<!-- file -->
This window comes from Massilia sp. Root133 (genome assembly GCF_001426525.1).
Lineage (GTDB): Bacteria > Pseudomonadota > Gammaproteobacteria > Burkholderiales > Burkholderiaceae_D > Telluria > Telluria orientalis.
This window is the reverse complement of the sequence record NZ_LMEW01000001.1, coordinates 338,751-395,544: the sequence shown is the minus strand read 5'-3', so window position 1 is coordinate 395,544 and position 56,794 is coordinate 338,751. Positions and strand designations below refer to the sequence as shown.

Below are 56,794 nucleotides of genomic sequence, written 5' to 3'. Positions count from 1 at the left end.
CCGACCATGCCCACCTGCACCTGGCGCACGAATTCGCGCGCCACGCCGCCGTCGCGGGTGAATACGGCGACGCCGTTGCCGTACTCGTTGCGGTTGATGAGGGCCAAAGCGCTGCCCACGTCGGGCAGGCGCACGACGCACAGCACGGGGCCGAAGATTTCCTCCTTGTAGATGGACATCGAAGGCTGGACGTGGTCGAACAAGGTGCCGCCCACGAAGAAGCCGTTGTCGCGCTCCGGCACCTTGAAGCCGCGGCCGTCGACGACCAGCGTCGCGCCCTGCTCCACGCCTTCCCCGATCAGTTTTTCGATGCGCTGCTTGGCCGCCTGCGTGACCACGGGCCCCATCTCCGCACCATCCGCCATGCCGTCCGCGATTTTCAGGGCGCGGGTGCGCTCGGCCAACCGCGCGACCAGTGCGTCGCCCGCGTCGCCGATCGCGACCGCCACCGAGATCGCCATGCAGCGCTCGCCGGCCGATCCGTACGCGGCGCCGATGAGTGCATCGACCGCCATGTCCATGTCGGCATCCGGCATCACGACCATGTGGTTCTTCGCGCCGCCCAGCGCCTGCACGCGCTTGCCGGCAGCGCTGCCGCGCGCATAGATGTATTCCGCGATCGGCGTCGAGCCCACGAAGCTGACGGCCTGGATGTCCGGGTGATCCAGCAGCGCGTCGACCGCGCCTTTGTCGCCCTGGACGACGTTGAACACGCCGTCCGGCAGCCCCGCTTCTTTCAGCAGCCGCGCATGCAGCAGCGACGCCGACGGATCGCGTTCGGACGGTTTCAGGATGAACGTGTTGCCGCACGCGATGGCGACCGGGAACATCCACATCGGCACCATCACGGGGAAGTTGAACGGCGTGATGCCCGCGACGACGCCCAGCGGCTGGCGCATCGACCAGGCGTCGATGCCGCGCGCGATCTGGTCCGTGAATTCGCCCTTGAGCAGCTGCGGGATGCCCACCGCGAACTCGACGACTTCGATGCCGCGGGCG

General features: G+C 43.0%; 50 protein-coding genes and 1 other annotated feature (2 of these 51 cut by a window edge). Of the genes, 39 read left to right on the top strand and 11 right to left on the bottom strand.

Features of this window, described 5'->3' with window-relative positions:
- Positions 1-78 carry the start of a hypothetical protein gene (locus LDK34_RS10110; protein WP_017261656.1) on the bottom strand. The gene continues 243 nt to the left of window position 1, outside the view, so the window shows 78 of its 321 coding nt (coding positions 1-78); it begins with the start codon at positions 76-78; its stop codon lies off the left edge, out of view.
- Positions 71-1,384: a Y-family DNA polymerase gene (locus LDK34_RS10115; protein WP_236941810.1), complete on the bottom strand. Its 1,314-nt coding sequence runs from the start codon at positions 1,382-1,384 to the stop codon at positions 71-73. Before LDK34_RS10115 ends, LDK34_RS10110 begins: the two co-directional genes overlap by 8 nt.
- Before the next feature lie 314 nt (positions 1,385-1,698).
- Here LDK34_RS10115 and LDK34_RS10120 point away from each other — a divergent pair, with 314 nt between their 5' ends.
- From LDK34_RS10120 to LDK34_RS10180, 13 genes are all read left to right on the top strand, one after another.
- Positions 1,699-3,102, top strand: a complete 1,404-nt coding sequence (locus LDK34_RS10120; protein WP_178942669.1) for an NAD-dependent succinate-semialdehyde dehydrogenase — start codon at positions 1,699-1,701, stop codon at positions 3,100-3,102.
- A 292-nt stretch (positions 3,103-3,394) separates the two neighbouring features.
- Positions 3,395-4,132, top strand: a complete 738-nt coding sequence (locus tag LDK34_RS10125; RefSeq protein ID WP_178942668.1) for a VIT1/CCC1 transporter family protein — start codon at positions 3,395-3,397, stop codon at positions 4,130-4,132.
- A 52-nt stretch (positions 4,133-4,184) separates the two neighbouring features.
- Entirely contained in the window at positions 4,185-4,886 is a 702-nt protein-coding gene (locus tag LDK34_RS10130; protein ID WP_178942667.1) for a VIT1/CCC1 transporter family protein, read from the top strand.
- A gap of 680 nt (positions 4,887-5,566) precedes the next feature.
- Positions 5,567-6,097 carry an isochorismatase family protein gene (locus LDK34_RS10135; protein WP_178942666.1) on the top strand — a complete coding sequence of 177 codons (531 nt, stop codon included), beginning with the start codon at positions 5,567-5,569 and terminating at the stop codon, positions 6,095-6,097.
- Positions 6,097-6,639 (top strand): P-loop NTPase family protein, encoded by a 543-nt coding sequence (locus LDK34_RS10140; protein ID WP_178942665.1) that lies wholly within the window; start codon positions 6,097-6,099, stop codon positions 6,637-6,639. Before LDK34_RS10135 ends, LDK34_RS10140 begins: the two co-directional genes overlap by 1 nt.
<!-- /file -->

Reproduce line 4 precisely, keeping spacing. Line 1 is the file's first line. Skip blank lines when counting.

Below are 56,794 nucleotides of genomic sequence, written 5' to 3'. Positions count from 1 at the left end.